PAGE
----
US State Dept. reports growing global anti-Semitism

Report also outlines persecution of Christian and Baha’i religious groups in the Islamic Republic of Iran.

Anti Semitism 390 (photo credit: Reuters)
Anti Semitism 390
(photo credit: Reuters)
The US State Department’s report on religious freedom described a “global increase” in anti-Semitism and said the “rising tide of anti-Semitism” was among the key trends of last year. In addition to the spread of Jew-hatred, the report outlined the mushrooming persecution of Christian and Baha’i religious groups in the Islamic Republic of Iran.
The executive summary of the report for 2011, released Monday, also detailed the “impact of political and demographic transitions on religious minorities” and “the effects of conflict on religious freedom.”
The increased anti-Semitism was “manifested in Holocaust denial, glorification and relativism; conflating opposition to certain policies of Israel with blatant anti- Semitism; growing nationalistic movements that target ‘the other’; and traditional forms of anti-Semitism, such as conspiracy theories, acts of desecration and assault, ‘blood libel,’ and cartoons demonizing Jews,” the summary said.
It was not clear from the report how its authors assessed an “increase” in anti-Semitism. There was no overall quantification of the phenomenon, and individual country reports, while listing instances of official and societal anti-Semitism, did not compare rates to previous years’ reports.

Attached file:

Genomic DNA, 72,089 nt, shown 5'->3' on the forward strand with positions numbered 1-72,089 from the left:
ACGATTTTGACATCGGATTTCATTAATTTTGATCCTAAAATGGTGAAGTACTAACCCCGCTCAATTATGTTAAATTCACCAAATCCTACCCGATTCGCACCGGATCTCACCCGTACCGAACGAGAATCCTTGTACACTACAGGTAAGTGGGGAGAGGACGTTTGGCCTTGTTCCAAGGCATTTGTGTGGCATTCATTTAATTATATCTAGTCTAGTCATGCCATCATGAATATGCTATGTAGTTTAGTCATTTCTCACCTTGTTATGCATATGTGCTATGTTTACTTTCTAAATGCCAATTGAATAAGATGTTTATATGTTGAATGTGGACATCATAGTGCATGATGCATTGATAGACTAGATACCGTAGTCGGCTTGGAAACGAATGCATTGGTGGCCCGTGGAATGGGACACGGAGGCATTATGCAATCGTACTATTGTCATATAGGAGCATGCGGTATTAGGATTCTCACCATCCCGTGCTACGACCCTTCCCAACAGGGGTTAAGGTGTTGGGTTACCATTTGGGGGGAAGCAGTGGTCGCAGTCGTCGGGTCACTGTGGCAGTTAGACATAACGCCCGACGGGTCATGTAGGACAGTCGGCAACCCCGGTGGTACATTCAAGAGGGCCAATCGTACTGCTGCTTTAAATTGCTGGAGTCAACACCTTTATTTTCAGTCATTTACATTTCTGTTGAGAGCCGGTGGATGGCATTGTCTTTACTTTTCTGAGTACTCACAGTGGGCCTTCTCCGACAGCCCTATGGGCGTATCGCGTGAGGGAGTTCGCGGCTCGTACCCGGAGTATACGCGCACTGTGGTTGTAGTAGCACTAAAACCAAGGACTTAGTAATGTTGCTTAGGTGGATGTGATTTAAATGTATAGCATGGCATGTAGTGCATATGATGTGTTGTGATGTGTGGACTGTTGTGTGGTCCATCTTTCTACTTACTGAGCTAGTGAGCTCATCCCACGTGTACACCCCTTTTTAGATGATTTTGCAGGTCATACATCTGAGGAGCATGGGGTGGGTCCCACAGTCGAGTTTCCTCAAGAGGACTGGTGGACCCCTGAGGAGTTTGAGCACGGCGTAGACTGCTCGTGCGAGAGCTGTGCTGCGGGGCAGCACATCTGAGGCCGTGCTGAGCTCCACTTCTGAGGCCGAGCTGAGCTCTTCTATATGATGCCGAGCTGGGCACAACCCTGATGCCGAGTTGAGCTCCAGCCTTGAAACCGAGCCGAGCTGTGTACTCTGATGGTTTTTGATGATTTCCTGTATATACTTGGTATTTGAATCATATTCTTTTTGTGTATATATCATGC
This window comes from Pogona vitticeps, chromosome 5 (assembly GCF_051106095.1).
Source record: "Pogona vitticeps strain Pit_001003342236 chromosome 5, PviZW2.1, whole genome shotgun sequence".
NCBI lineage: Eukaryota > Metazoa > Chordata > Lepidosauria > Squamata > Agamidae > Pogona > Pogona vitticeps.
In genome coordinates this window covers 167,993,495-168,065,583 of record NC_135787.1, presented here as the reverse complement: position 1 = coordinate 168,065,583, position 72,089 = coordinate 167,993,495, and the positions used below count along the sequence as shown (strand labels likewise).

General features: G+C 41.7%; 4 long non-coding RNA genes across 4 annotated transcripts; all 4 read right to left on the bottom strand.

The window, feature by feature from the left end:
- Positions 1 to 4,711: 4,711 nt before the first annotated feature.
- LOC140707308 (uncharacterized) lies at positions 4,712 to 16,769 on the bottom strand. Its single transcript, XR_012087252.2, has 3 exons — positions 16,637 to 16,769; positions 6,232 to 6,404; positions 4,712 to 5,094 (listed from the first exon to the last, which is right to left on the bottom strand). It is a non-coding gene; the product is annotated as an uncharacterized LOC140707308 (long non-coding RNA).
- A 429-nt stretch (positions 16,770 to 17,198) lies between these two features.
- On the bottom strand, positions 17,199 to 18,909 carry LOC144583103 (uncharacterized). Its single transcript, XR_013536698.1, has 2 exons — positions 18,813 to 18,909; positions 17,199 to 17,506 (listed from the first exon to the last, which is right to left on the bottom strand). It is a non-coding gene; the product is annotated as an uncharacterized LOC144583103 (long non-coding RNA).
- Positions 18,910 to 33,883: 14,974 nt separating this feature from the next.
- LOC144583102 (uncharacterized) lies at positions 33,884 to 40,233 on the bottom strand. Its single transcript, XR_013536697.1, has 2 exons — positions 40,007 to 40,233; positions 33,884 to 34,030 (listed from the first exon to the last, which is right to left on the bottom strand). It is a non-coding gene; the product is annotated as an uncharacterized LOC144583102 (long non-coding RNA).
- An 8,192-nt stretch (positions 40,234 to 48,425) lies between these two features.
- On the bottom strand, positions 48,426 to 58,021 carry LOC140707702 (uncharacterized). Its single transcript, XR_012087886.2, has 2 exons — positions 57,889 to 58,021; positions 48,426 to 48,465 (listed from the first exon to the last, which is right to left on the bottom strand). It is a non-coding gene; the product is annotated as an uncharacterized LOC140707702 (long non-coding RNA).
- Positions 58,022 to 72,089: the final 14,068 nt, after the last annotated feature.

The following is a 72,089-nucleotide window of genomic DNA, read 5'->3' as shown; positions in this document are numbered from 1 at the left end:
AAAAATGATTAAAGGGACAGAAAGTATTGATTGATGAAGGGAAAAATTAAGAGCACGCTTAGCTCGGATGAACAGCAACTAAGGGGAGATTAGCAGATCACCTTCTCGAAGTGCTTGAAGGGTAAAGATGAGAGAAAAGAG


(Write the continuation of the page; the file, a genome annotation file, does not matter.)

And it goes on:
The emphasis on anti-Semitism reflects a policy initiated by Hannah Rosenthal, the current special envoy on anti-Semitism. Rosenthal has pressed for the incorporation of anti-Semitism monitoring into the department’s overall human rights reports, arguing that it increases awareness of the issue among US diplomats.
The George W. Bush administration, which expanded monitoring of anti-Semitism by creating the post of an envoy to combat anti- Semitism, kept its reports on the issue separate.
Countries singled out for special notice on anti-Semitism included:
• Venezuela, where President Hugo Chavez described Israel’s treatment of the Palestinians as “genocide” and called Zionism racism, and an opinion piece in a government-owned newspaper described Norwegian mass killer Anders Breivik as a “Sabbath goy.”